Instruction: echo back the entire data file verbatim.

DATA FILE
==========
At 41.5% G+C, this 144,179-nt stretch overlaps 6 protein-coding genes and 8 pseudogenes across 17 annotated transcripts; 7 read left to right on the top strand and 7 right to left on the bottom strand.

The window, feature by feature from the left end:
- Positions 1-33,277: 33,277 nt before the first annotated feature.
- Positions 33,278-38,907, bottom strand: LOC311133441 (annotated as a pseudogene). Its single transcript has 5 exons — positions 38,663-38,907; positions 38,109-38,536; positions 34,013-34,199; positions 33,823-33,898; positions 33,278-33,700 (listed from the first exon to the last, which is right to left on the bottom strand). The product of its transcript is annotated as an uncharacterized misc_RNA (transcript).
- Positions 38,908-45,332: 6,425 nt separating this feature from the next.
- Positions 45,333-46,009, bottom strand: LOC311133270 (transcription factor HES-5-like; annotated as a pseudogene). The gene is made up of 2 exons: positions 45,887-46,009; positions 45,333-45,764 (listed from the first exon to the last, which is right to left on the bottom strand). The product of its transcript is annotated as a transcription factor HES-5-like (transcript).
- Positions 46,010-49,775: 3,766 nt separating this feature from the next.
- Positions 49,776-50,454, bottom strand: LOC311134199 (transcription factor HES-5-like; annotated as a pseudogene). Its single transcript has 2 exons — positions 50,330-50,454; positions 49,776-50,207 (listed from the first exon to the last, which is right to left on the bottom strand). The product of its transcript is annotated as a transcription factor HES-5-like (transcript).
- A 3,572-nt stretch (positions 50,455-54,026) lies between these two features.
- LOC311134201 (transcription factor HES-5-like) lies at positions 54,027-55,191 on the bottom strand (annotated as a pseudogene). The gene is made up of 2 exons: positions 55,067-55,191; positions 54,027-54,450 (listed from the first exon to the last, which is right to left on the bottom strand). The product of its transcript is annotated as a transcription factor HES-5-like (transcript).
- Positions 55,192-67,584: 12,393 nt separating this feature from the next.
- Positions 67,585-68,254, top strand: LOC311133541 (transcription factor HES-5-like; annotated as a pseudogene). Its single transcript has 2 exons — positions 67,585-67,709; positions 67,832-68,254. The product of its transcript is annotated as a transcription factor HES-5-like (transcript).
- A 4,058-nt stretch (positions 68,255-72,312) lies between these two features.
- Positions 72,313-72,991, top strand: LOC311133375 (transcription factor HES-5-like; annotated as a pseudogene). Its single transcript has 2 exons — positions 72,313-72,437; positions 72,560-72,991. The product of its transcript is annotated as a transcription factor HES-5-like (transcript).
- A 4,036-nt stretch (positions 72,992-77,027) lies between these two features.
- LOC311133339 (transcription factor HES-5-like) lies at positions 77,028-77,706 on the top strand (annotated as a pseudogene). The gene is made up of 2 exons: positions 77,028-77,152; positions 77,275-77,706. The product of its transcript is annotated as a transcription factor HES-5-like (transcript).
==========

At 41.5% G+C, this 144,179-nt stretch overlaps 6 protein-coding genes and 8 pseudogenes across 17 annotated transcripts; 7 read left to right on the top strand and 7 right to left on the bottom strand.

The window, feature by feature from the left end:
- Positions 1-33,277: 33,277 nt before the first annotated feature.
- Positions 33,278-38,907, bottom strand: LOC311133441 (annotated as a pseudogene). Its single transcript has 5 exons — positions 38,663-38,907; positions 38,109-38,536; positions 34,013-34,199; positions 33,823-33,898; positions 33,278-33,700 (listed from the first exon to the last, which is right to left on the bottom strand). The product of its transcript is annotated as an uncharacterized misc_RNA (transcript).
- Positions 38,908-45,332: 6,425 nt separating this feature from the next.
- Positions 45,333-46,009, bottom strand: LOC311133270 (transcription factor HES-5-like; annotated as a pseudogene). The gene is made up of 2 exons: positions 45,887-46,009; positions 45,333-45,764 (listed from the first exon to the last, which is right to left on the bottom strand). The product of its transcript is annotated as a transcription factor HES-5-like (transcript).
- Positions 46,010-49,775: 3,766 nt separating this feature from the next.
- Positions 49,776-50,454, bottom strand: LOC311134199 (transcription factor HES-5-like; annotated as a pseudogene). Its single transcript has 2 exons — positions 50,330-50,454; positions 49,776-50,207 (listed from the first exon to the last, which is right to left on the bottom strand). The product of its transcript is annotated as a transcription factor HES-5-like (transcript).
- A 3,572-nt stretch (positions 50,455-54,026) lies between these two features.
- LOC311134201 (transcription factor HES-5-like) lies at positions 54,027-55,191 on the bottom strand (annotated as a pseudogene). The gene is made up of 2 exons: positions 55,067-55,191; positions 54,027-54,450 (listed from the first exon to the last, which is right to left on the bottom strand). The product of its transcript is annotated as a transcription factor HES-5-like (transcript).
- Positions 55,192-67,584: 12,393 nt separating this feature from the next.
- Positions 67,585-68,254, top strand: LOC311133541 (transcription factor HES-5-like; annotated as a pseudogene). Its single transcript has 2 exons — positions 67,585-67,709; positions 67,832-68,254. The product of its transcript is annotated as a transcription factor HES-5-like (transcript).
- A 4,058-nt stretch (positions 68,255-72,312) lies between these two features.
- Positions 72,313-72,991, top strand: LOC311133375 (transcription factor HES-5-like; annotated as a pseudogene). Its single transcript has 2 exons — positions 72,313-72,437; positions 72,560-72,991. The product of its transcript is annotated as a transcription factor HES-5-like (transcript).
- A 4,036-nt stretch (positions 72,992-77,027) lies between these two features.
- LOC311133339 (transcription factor HES-5-like) lies at positions 77,028-77,706 on the top strand (annotated as a pseudogene). The gene is made up of 2 exons: positions 77,028-77,152; positions 77,275-77,706. The product of its transcript is annotated as a transcription factor HES-5-like (transcript).